Related topics: electrons

Advanced technology allows automated 3D tracking of leaked gas

Researchers have developed a way to create a 3D image of a leaked gas cloud that provides detailed information about the leak such as location, volume and concentration. The new automated detection approach could be used ...

Exotic carbon microcrystals in meteorite dust

Unusually shaped microcrystals formed of pure, graphite-like carbon were discovered in the dust of the 21st-century's largest meteorite. They are likely to have grown in layers from complex carbon nuclei such as fullerene.

Reaction insights help make sustainable liquid fuels

Methanol, produced from carbon dioxide in the air, can be used to make carbon neutral fuels. But to do this, the mechanism by which methanol is turned into liquid hydrocarbons must be better understood so that the catalytic ...

A novel Raman chemical sensor made from noodlelike threads of gold

Researchers created a special ultrathin sensor, spun from gold, that can be attached directly to the skin without irritation or discomfort. The sensor can measure different biomarkers or substances to perform on-body chemical ...

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Spectroscopy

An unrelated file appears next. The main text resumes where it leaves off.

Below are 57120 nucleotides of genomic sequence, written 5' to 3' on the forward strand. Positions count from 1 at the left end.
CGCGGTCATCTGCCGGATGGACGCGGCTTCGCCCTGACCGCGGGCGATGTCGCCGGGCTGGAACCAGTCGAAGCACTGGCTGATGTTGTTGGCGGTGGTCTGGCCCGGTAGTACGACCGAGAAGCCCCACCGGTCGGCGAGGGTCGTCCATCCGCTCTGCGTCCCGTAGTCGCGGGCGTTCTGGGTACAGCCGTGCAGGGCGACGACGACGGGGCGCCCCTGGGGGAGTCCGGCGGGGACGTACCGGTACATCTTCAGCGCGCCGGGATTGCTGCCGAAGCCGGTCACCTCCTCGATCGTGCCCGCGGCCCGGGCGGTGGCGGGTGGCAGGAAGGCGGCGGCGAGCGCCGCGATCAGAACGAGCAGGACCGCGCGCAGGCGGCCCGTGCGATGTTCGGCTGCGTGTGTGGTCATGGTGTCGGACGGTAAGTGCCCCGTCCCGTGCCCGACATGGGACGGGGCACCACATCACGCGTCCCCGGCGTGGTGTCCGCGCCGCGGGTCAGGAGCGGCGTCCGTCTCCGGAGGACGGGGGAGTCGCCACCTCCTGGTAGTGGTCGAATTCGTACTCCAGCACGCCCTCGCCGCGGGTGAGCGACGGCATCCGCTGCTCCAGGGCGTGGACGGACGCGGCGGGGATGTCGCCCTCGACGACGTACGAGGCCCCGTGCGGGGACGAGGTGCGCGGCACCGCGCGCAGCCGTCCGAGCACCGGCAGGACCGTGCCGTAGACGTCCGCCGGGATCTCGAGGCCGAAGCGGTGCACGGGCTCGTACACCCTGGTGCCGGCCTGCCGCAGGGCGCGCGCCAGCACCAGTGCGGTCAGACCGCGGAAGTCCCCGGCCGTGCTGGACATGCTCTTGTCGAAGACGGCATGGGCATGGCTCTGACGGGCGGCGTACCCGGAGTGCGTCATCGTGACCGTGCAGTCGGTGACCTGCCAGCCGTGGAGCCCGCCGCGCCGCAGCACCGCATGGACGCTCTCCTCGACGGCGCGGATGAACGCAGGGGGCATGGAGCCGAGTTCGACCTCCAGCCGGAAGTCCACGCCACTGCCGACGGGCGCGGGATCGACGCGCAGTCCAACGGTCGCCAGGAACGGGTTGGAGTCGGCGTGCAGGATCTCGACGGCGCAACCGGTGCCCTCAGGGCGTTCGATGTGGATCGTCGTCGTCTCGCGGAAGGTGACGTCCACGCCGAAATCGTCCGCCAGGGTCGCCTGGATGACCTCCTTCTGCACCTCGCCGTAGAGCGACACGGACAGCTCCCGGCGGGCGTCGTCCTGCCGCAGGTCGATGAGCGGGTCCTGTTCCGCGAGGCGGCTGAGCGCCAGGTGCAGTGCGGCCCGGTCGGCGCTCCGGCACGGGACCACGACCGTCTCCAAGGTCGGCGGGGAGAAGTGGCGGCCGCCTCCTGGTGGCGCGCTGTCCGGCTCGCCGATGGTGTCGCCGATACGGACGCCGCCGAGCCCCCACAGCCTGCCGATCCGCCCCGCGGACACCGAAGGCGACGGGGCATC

Spectroscopy was originally the study of the interaction between radiation and matter as a function of wavelength (λ). In fact, historically, spectroscopy referred to the use of visible light dispersed according to its wavelength, e.g. by a prism. Later the concept was expanded greatly to comprise any measurement of a quantity as function of either wavelength or frequency. Thus it also can refer to a response to an alternating field or varying frequency (ν). A further extension of the scope of the definition added energy (E) as a variable, once the very close relationship E = for photons was realized (h is the Planck constant). A plot of the response as a function of wavelength—or more commonly frequency—is referred to as a spectrum; see also spectral linewidth.

Spectrometry is the spectroscopic technique used to assess the concentration or amount of a given species. In those cases, the instrument that performs such measurements is a spectrometer or spectrograph.

Spectroscopy/spectrometry is often used in physical and analytical chemistry for the identification of substances through the spectrum emitted from or absorbed by them.

Spectroscopy/spectrometry is also heavily used in astronomy and remote sensing. Most large telescopes have spectrometers, which are used either to measure the chemical composition and physical properties of astronomical objects or to measure their velocities from the Doppler shift of their spectral lines.

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